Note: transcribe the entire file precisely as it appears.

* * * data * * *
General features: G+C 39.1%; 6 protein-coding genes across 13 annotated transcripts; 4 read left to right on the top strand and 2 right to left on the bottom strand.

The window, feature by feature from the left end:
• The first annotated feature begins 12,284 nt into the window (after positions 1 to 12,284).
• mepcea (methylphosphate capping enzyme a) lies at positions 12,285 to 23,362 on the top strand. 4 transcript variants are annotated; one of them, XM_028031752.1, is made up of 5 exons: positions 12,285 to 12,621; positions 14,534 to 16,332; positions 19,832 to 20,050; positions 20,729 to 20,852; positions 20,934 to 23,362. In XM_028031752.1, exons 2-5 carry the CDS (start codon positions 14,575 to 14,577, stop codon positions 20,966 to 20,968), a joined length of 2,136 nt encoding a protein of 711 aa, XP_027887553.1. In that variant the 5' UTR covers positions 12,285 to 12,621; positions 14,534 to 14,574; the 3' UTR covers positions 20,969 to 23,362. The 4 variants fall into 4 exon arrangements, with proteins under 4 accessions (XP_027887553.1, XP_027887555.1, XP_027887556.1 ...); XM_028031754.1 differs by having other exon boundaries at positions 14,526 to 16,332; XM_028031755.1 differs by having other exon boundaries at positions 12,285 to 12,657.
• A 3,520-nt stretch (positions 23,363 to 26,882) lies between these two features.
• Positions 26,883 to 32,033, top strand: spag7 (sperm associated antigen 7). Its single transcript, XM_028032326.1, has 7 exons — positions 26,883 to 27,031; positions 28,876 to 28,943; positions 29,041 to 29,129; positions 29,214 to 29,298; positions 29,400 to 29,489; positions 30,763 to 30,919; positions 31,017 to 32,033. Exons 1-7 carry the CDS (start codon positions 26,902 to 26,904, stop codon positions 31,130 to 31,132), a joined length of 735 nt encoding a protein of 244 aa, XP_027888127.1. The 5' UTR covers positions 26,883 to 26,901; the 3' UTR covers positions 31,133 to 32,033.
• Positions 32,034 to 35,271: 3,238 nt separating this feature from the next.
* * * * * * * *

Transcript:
General features: G+C 39.1%; 6 protein-coding genes across 13 annotated transcripts; 4 read left to right on the top strand and 2 right to left on the bottom strand.

The window, feature by feature from the left end:
• The first annotated feature begins 12,284 nt into the window (after positions 1 to 12,284).
• mepcea (methylphosphate capping enzyme a) lies at positions 12,285 to 23,362 on the top strand. 4 transcript variants are annotated; one of them, XM_028031752.1, is made up of 5 exons: positions 12,285 to 12,621; positions 14,534 to 16,332; positions 19,832 to 20,050; positions 20,729 to 20,852; positions 20,934 to 23,362. In XM_028031752.1, exons 2-5 carry the CDS (start codon positions 14,575 to 14,577, stop codon positions 20,966 to 20,968), a joined length of 2,136 nt encoding a protein of 711 aa, XP_027887553.1. In that variant the 5' UTR covers positions 12,285 to 12,621; positions 14,534 to 14,574; the 3' UTR covers positions 20,969 to 23,362. The 4 variants fall into 4 exon arrangements, with proteins under 4 accessions (XP_027887553.1, XP_027887555.1, XP_027887556.1 ...); XM_028031754.1 differs by having other exon boundaries at positions 14,526 to 16,332; XM_028031755.1 differs by having other exon boundaries at positions 12,285 to 12,657.
• A 3,520-nt stretch (positions 23,363 to 26,882) lies between these two features.
• Positions 26,883 to 32,033, top strand: spag7 (sperm associated antigen 7). Its single transcript, XM_028032326.1, has 7 exons — positions 26,883 to 27,031; positions 28,876 to 28,943; positions 29,041 to 29,129; positions 29,214 to 29,298; positions 29,400 to 29,489; positions 30,763 to 30,919; positions 31,017 to 32,033. Exons 1-7 carry the CDS (start codon positions 26,902 to 26,904, stop codon positions 31,130 to 31,132), a joined length of 735 nt encoding a protein of 244 aa, XP_027888127.1. The 5' UTR covers positions 26,883 to 26,901; the 3' UTR covers positions 31,133 to 32,033.
• Positions 32,034 to 35,271: 3,238 nt separating this feature from the next.